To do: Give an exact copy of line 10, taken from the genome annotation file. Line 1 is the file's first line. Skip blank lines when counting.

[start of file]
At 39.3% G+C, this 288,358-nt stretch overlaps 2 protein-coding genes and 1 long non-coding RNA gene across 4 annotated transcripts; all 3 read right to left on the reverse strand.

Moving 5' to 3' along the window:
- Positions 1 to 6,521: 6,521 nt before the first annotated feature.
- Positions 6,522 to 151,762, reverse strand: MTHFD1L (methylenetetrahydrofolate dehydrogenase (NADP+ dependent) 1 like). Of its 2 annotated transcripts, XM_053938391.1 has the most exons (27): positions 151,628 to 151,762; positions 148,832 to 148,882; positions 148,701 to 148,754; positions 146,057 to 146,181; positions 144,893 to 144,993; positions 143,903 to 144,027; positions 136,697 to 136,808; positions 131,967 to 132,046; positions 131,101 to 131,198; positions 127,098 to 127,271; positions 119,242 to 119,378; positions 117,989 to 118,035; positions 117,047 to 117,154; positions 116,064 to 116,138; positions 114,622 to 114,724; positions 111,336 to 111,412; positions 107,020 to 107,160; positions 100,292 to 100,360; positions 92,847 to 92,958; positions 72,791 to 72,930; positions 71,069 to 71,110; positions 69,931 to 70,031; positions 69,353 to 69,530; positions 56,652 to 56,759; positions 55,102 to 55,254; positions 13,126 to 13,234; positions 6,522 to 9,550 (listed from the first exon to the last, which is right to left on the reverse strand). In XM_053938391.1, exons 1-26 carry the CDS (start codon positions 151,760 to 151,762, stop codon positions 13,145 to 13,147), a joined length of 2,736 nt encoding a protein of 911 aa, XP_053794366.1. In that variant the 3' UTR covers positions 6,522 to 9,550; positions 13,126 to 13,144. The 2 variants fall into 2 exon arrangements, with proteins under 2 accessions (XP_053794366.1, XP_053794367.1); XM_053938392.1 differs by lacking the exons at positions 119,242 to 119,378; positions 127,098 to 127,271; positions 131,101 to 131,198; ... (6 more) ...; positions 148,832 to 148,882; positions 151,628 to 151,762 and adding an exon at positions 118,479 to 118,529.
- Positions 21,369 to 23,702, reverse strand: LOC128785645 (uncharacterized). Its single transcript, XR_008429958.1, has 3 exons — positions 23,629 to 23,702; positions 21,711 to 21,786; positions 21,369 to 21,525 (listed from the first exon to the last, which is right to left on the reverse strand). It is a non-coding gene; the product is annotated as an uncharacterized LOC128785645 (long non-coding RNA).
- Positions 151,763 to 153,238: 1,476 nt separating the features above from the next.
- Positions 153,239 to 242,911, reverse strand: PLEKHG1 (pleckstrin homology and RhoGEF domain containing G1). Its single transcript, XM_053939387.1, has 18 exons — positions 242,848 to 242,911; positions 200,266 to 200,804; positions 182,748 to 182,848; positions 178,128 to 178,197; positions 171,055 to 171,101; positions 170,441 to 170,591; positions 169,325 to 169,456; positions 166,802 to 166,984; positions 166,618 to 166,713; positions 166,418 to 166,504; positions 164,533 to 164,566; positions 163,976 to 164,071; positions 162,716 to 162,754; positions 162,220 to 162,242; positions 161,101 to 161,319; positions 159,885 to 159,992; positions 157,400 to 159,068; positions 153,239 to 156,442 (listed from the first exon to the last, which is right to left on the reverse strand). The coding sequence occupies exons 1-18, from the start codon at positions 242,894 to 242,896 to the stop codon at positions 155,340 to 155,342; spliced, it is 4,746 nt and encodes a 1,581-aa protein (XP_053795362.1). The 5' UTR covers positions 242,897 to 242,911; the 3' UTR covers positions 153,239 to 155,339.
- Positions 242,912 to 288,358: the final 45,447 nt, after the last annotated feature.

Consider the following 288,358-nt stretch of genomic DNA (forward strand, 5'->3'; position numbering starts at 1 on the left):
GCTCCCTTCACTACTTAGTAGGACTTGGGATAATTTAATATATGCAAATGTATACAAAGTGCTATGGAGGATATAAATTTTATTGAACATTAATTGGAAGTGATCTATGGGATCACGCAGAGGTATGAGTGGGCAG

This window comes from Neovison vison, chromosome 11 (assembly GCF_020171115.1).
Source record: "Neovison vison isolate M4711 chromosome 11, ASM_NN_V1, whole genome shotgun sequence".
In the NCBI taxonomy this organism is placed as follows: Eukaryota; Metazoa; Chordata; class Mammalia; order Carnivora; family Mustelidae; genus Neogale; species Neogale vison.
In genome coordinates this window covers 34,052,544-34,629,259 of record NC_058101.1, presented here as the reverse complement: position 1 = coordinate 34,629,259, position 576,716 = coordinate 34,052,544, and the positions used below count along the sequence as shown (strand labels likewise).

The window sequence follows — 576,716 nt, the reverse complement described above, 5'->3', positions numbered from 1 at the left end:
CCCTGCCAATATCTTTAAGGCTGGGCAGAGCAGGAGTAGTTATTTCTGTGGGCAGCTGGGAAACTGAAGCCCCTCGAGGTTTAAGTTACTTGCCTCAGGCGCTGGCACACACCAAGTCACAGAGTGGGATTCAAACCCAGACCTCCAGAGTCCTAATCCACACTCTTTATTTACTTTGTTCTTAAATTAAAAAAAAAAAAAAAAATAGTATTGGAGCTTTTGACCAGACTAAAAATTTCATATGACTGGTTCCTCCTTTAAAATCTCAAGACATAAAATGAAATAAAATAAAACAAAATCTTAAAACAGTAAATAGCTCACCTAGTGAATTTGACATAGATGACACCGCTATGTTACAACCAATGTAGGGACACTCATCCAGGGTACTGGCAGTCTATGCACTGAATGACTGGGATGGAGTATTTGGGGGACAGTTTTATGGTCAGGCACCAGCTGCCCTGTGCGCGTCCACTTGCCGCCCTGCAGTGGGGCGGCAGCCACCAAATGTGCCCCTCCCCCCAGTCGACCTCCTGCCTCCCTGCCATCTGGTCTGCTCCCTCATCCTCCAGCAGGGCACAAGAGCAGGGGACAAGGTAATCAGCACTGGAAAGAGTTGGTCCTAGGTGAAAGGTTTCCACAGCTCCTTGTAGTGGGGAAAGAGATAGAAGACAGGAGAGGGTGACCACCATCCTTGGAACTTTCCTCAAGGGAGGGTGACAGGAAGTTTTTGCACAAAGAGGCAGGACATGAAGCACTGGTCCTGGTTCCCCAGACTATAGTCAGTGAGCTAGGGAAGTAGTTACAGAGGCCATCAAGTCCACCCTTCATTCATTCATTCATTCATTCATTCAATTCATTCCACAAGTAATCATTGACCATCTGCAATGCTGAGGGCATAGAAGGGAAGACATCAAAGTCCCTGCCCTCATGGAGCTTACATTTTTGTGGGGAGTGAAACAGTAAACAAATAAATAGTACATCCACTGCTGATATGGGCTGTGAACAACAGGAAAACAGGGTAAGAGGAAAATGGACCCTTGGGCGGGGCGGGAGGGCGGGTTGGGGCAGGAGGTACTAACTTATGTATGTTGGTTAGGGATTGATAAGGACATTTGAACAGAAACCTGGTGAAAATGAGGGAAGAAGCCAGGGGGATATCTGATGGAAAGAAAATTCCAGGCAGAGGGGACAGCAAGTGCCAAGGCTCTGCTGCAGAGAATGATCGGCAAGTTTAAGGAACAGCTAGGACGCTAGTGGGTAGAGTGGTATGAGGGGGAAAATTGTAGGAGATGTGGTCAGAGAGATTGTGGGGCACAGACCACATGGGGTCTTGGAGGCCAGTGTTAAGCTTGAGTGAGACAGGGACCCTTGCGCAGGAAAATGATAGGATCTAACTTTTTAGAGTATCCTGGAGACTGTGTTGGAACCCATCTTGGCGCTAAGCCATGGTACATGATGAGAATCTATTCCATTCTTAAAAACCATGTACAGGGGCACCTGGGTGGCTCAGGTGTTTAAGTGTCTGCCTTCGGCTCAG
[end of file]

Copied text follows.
GCTCCCTTCACTACTTAGTAGGACTTGGGATAATTTAATATATGCAAATGTATACAAAGTGCTATGGAGGATATAAATTTTATTGAACATTAATTGGAAGTGATCTATGGGATCACGCAGAGGTATGAGTGGGCAG